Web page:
The Spark

the Voice of
The Communist League of Revolutionary Workers–Internationalist

“The emancipation of the working class will only be achieved by the working class itself.”
— Karl Marx

One landlord fined:
Lead not abated

Jul 16, 2001

In June, one of Baltimore’s largest landlords finally signed a consent decree with the Maryland Department of the Environment (MDE). Stanley Rochkind agreed to take care of dangerous levels of lead paint in at least 480 of his 700 apartments over the next two years, while paying a fine of $90,000. Although, if he completes the work in the required time, the court will allow him to get half the money back!

The current settlement shows how slow the city was to go after landlords. After all, the law under which he was fined has been in effect since 1994, and ignored since then. And even now, Rochkind is required to repair only two-thirds of the apartments he owns.

The problem has been well documented for over 50 years. In fact, a Baltimore pediatrician was a leading researcher on the effects of lead paint poisoning on children. He founded a division of Hopkins Hospital which still runs a lead clinic. Dr. Julian Chisolm took samples from the children living in the slums near his hospital. He wrote “The Exposure of Children to Lead” in the early 1950s, explaining that the toxin found in lead paint was in the children at levels six times higher than levels found in industrial workers handling lead. He showed how dangerous the metal was in damaging a child’s brain. He designed a chemical treatment to strip the paint from children’s bodies.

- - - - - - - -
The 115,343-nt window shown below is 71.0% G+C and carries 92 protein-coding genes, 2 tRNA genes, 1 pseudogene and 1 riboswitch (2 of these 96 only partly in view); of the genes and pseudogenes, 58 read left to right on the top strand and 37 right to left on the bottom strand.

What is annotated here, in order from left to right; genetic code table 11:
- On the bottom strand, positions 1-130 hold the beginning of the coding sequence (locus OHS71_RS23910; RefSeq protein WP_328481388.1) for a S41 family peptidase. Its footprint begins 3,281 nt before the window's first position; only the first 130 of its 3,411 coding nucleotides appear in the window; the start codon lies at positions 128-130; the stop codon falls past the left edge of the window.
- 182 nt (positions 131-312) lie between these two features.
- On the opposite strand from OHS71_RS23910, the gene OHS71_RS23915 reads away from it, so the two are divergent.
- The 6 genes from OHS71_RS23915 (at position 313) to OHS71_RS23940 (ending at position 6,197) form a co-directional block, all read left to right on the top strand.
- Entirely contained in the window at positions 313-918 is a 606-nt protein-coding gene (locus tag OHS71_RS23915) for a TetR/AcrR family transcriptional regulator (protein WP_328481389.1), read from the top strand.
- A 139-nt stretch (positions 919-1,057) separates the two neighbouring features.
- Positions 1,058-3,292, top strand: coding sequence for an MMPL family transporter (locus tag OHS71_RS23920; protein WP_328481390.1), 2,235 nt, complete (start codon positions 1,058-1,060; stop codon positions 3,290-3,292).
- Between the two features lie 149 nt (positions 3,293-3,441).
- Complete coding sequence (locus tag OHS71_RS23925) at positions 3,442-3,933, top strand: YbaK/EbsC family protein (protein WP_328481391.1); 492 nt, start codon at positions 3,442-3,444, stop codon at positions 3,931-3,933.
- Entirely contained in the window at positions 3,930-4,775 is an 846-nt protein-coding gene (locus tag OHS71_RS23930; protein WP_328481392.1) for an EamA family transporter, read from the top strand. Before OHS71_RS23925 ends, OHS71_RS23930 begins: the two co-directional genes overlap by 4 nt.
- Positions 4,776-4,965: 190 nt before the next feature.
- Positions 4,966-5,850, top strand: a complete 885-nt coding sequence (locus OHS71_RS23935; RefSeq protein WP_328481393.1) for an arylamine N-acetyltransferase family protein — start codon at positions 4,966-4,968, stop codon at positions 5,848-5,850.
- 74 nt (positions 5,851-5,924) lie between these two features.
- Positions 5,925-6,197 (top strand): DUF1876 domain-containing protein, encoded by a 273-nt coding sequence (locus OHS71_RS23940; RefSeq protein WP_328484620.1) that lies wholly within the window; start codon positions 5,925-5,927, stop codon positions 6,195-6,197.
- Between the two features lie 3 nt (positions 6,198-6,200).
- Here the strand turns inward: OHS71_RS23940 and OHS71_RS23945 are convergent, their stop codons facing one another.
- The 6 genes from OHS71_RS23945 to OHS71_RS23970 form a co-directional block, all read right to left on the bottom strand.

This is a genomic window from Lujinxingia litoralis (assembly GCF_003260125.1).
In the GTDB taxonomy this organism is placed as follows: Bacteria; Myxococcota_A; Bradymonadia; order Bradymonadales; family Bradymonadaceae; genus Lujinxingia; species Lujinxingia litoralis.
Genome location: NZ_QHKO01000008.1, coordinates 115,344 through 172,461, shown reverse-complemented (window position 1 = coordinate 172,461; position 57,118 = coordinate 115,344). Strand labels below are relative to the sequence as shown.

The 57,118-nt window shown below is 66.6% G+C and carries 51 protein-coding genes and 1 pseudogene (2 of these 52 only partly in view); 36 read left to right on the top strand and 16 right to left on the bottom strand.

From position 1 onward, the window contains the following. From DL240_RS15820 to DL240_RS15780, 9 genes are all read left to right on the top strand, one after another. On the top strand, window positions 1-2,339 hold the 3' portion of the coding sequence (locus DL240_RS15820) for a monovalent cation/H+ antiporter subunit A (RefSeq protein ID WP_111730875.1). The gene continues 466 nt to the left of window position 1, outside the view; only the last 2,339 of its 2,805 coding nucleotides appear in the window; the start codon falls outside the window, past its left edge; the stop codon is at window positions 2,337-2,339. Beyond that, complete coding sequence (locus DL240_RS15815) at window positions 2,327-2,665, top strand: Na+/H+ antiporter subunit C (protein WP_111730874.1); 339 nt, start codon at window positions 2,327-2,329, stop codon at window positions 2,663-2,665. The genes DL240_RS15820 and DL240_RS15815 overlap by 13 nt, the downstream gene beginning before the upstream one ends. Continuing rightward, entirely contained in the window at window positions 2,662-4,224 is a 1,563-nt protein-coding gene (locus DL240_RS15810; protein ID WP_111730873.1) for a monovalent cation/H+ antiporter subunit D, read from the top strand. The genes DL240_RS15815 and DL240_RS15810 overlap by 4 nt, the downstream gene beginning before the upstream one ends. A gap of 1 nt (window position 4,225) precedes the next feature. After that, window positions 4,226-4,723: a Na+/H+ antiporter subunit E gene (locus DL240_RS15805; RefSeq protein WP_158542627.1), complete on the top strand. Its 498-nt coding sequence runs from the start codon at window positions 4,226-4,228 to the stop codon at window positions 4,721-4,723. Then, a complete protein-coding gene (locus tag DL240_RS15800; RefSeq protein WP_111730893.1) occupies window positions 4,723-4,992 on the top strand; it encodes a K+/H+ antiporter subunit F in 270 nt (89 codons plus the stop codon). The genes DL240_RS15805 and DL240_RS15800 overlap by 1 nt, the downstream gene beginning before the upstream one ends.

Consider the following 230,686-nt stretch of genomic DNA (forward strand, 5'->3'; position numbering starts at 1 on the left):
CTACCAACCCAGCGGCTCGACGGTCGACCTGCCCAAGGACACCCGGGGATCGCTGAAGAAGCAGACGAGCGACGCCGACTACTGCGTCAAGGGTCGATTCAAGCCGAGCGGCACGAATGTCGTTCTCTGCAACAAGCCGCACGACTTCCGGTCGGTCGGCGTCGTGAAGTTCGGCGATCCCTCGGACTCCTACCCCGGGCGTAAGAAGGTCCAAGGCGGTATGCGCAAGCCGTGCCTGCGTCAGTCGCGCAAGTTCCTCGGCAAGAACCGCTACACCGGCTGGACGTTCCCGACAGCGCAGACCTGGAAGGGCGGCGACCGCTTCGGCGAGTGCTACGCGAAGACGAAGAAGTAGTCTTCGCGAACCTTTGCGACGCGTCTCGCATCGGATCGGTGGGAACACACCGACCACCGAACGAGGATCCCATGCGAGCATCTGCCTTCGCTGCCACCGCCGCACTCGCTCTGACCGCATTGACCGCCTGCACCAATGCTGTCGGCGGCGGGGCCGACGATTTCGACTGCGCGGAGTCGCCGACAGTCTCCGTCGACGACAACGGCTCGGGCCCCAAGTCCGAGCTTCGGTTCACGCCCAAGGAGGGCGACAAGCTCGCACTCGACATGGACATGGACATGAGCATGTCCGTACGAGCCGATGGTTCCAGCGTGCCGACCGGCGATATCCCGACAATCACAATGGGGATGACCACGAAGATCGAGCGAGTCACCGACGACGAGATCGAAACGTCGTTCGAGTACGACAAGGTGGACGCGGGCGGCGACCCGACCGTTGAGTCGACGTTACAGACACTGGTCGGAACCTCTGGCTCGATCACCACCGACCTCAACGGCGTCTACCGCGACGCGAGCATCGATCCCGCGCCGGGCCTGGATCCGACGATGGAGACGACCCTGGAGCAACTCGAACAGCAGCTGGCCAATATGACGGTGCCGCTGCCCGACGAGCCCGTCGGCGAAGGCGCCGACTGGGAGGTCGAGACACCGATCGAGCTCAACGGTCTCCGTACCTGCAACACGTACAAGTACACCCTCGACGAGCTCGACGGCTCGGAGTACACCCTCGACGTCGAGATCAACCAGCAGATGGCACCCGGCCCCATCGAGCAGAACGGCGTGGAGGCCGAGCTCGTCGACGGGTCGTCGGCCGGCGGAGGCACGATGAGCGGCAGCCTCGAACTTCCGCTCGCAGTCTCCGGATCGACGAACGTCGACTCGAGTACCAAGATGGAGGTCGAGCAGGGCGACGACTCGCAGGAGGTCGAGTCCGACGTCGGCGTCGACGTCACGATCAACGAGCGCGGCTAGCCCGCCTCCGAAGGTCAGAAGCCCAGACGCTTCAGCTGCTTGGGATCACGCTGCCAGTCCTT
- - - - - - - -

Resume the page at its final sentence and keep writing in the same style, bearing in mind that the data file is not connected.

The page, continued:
Lead in paint (or gasoline) is so dangerous that it was banned nationwide in 1977 after a long campaign. Lead found in paint chips in older houses is often eaten by young children. The substance is so toxic that children have died from eating lead paint. Even a small amount of it can lead to brain damage. The brain damage can mean permanent developmental problems, including learning disorders, violent behaviors, and even mental retardation.

The problem is particularly severe wherever houses are older and the population is poorer. In Baltimore, estimates are that one third of black children suffer from lead paint poisoning, and, of these, a quarter of the problems are severe.

For decades, politicians have known of the problem and ignored it, allowing landlords large and small to stall, and then letting them off with a slap on the wrist when they are finally brought into court. The permanent damage done to thousands of children in Baltimore and in every other city lies on the doorstep of every politician who ignored what medical science long ago proved.